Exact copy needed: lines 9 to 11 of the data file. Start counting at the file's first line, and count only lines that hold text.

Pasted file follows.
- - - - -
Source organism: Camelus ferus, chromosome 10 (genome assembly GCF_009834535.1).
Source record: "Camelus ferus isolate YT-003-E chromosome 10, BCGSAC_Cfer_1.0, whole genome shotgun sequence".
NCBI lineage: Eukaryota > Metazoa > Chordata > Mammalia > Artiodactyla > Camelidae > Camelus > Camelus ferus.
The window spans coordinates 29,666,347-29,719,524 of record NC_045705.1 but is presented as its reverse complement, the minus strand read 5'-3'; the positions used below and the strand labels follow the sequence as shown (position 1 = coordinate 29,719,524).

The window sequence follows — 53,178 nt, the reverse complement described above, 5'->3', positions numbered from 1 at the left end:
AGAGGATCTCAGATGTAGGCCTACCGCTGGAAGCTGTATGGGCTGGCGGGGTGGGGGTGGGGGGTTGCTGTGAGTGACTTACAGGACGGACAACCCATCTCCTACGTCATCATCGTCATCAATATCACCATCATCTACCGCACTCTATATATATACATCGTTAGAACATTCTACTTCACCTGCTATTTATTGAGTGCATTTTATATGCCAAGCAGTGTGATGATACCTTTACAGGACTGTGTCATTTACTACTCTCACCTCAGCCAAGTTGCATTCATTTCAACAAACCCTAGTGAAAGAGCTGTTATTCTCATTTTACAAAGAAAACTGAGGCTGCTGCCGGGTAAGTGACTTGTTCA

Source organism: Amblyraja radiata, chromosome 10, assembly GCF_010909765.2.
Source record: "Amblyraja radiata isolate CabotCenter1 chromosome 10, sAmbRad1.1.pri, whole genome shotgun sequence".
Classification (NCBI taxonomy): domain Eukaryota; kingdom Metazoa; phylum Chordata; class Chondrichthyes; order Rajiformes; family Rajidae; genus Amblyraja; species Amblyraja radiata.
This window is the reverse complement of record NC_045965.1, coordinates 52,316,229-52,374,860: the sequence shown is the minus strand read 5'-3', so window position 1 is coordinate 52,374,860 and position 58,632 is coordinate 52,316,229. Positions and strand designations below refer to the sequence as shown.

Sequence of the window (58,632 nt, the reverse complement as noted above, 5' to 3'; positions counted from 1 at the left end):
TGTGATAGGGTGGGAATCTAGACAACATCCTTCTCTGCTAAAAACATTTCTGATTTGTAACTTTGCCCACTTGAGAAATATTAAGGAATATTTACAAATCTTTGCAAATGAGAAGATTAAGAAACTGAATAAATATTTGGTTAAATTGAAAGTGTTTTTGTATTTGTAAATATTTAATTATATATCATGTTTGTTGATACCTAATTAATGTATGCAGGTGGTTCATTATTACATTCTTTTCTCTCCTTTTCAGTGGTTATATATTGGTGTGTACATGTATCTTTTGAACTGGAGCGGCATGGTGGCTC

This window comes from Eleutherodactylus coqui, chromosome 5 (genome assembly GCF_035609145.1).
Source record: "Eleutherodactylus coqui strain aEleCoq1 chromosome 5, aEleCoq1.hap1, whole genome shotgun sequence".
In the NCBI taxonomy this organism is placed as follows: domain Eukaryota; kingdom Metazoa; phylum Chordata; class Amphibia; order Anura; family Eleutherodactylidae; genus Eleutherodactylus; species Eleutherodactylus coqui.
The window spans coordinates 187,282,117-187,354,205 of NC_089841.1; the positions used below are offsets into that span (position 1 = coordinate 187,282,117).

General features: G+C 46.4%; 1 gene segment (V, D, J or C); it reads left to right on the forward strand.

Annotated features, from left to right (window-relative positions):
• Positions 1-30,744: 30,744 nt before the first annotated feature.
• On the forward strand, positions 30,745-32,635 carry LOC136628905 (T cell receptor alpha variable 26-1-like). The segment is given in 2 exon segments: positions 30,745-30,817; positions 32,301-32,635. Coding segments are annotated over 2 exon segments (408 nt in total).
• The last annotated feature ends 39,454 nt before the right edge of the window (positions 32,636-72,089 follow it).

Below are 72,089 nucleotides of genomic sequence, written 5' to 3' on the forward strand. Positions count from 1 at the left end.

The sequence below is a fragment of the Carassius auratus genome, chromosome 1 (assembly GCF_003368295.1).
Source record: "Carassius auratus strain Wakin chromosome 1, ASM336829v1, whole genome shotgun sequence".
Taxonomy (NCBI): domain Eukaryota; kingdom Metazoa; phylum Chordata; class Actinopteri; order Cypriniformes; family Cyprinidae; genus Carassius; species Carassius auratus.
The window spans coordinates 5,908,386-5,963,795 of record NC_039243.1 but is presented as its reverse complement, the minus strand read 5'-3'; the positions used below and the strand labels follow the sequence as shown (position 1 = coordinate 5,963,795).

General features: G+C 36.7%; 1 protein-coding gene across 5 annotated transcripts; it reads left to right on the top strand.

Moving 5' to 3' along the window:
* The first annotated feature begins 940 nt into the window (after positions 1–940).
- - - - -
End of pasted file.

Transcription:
Classification (NCBI taxonomy): domain Eukaryota; kingdom Metazoa; phylum Chordata; class Chondrichthyes; order Rajiformes; family Rajidae; genus Amblyraja; species Amblyraja radiata.
This window is the reverse complement of record NC_045965.1, coordinates 52,316,229-52,374,860: the sequence shown is the minus strand read 5'-3', so window position 1 is coordinate 52,374,860 and position 58,632 is coordinate 52,316,229. Positions and strand designations below refer to the sequence as shown.

Sequence of the window (58,632 nt, the reverse complement as noted above, 5' to 3'; positions counted from 1 at the left end):